Have you seen your toddler constantly banging, pushing, swinging, or running in circles? Some of you may see it as your child just being silly but did you know that they are actually experimenting and learning the building blocks of the world around them. These repeated patterns of actions and play are called Play Schemas, it might be noticeable or it might not but all children go through these play patterns as it helps children build the core foundation to understand concepts of how the world around them works. 

Why do schemas matter? : once a child understands a schema, they are able to consider more abstract applications and concept. For example we can understand sending a letter or an email once we have had the chance to practice and understand moving objects from one place to another. Whether that is rolling and pulling a toy car across the floor or moving dolls out of bags into a dollhouse. 

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There are eight major play schemas children go through:

  1. Trajectory: Studying the movement of an object, or their own body, through the air. Examples of this schema can be spotted when children are interested in blowing bubbles, playing catch, or throwing paper planes. It could even be your toddler repeatedly dropping food from the highchair or watching things swing from side to side. 

It could sometimes be hard to stay calm when food is hurling across the room but try to keep in mind that they are involved in a scientific investigation. They are experimenting on what the outcome will be, how long will it take to hit the ground, and whether they will splat or smash.

Activities to try:

  • throwing at a target or ring ross
  • roll cars down a ramp
  • pushing toys off of tables and seeing where it lands

2. Rotation: When children twirl around, or run around something repeatedly, they are exploring their rotation schema. Anything circular is considered a part of the rotation schema like wheels, watching the washing machine, being swung around by a grown-up, or playing various games in a circle like duck duck goose: these are all experiences of rotation.

Exploration and understanding of the infinity element in circles will help lay the foundation for everything from symmetry in mathematics and rotating magnetic fields in secondary school science. Who would have thought that it all started at six months when you dropped a ball and watched it roll away.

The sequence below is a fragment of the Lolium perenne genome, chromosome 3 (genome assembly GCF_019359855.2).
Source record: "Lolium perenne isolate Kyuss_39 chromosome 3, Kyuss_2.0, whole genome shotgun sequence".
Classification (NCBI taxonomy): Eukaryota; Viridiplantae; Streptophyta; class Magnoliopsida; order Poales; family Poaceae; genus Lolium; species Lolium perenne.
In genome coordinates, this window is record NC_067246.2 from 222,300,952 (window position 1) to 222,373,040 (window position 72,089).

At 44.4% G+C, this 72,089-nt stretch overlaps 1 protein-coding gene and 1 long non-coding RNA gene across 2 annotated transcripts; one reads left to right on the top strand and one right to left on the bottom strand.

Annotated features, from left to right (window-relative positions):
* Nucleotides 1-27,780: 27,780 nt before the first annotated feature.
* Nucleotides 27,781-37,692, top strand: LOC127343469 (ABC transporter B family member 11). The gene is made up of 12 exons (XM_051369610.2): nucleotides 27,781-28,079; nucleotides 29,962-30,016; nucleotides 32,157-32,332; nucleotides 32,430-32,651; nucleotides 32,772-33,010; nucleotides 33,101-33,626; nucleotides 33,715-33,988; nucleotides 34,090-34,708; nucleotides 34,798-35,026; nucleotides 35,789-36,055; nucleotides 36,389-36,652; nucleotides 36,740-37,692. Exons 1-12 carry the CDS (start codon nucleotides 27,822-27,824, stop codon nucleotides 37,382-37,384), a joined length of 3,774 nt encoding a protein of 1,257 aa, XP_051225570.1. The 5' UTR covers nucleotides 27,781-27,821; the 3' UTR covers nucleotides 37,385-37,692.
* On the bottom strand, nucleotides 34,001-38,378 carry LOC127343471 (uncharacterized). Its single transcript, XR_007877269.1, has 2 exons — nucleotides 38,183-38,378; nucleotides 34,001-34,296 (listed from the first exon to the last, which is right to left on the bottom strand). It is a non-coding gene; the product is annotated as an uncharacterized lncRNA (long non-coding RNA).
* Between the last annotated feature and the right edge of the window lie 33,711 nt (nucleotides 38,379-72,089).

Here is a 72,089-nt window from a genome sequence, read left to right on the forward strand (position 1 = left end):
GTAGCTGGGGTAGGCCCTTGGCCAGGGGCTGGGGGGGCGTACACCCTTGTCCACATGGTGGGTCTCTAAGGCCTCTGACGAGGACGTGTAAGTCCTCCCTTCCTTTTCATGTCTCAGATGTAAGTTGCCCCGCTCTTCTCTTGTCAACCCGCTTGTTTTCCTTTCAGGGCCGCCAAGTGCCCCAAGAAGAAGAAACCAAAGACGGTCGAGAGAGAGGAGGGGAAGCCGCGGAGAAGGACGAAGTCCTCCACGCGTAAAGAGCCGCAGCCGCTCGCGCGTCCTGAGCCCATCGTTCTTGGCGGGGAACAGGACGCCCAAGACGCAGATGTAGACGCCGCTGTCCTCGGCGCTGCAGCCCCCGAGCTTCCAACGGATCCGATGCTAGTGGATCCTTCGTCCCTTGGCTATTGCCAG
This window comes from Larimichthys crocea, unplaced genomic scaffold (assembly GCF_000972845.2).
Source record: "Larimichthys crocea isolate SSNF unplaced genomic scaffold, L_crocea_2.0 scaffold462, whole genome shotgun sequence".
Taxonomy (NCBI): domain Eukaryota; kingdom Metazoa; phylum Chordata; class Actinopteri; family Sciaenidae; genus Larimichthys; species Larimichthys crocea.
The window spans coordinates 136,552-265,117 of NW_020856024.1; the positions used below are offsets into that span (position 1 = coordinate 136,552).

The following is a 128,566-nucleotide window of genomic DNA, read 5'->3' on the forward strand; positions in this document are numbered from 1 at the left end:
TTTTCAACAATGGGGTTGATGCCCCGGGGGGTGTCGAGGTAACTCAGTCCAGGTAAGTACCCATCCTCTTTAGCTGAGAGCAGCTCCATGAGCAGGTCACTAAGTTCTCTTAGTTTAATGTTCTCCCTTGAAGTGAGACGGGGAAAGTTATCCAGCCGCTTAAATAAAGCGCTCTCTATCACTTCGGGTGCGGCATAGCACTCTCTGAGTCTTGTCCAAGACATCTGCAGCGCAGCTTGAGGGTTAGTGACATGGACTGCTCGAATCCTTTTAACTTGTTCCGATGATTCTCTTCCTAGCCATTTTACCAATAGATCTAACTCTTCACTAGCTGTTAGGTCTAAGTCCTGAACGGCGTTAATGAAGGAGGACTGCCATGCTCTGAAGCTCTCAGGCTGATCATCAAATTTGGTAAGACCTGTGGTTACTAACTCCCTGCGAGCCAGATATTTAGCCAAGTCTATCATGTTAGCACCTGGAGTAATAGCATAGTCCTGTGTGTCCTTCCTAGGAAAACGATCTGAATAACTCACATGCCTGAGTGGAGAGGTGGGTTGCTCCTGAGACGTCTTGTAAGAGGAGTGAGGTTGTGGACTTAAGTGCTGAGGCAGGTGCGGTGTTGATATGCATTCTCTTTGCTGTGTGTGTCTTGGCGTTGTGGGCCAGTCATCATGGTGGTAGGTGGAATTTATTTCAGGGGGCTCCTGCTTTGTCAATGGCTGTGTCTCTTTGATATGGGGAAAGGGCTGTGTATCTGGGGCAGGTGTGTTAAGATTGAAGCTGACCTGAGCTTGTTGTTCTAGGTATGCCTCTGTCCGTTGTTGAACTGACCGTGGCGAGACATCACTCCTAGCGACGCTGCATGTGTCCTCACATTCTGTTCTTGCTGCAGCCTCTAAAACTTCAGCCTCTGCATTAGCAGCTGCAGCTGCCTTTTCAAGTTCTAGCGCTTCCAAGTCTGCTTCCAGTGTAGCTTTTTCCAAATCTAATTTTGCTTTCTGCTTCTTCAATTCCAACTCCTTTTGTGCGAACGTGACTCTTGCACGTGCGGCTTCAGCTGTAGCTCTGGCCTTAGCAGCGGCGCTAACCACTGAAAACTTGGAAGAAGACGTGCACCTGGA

Activities to try:

  • wheels on cars, trains and bikes
  • draw spirals with paint or just in sand 
  • put out different types of balls
  • mix and whisk baking ingredients

3. Orientation: An interest in positioning themselves or objects in different places or positions, learning about how objects look from different angles like upside down or on their side. Providing a lot of energetic play like climbing, rolling, tumbling, any kind of movement that requires them to find different heights and positions. 

Activities to try:

  • soft play
  • twister (for older children)
  • child-friendly yoga poses
  • going down slides in unusual ways (accompanied by adults)
  • climbing ladders
  • hang upside down
  • lie on their backs and gaze at clouds, talk about what shapes and pictures you can see.

4. Positioning: Arranging toys, lining them up, putting them in groups. Positioning provides early foundations for many key skills like laying the table and putting clothes and shoes in the right places, to creating patterns in maths.

Activities to try:

  • collecting shells, pebbles, or sticks in nature and creating patterns with them
  • threading beads
  • stacking with blocks or lego
  • Jenga

5. Connecting: Studying connection and disconnection between things. Could be seen when your child might build a tower of blocks only to knock it down, or sometimes knocking someone else’s down. It could be joining and sticking things together with tape or with blocks, legos, or train tracks.

Activities to try:

  • paper chains
  • junk-modelling
  • collage 
  • simply holding hands 
  • threading beads
  • lego, duplo, or train tracks
  • use glue or sellotape to stick things

6. Transporting: In transportation, children enjoy repeatedly moving resources, and themselves, from one place to another, like moving items from A to B. We often spot children filling trolleys and walkers up with objects and pushing them around from one point to another.  

Activities to try:

  • have a lot of transport tools around like baskets, bags, pushchairs, wheelbarrows
  • let children help with unpacking grocery bags and storing them in the right places like fruits in the bowl and milk in the fridge
  • moving small objects with their fingers by picking up like pebbles, sticks, corks etc

7. Enveloping: Children with an enveloping schema is interested in covering themselves or objects, completely. This might look like covering or wrapping items in paper or placing them in containers. They will have an urge to envelop and be enveloped.

Activities to try:

  • filling up buckets with sand or mud
  • putting things in bags and pots
  • rolling and wrapping themselves (or dolls) in blankets
  • Russian dolls

8. Enclosing: Very similar to the enveloping schema because they both involve closing around something, the enclosing schema is about creating boundaries without having to wrap and object and removing it from sight or making things disappear. Enclosing schema mostly just contains it. It is the difference between a doll wrapped in blankets and pig in a barn.

When children enclose, they are exploring the concept that objects or ideas can be contained in a distinct space and that anything outside this is a separate entity.

Eventually, enclosing helps lead to letter-formation as well as drawing various things like faces and bodies.

Activities to try: 

  • provide blocks and loose parts
  • create borders to pictures
  • add boundaries to their small world play like fences around animals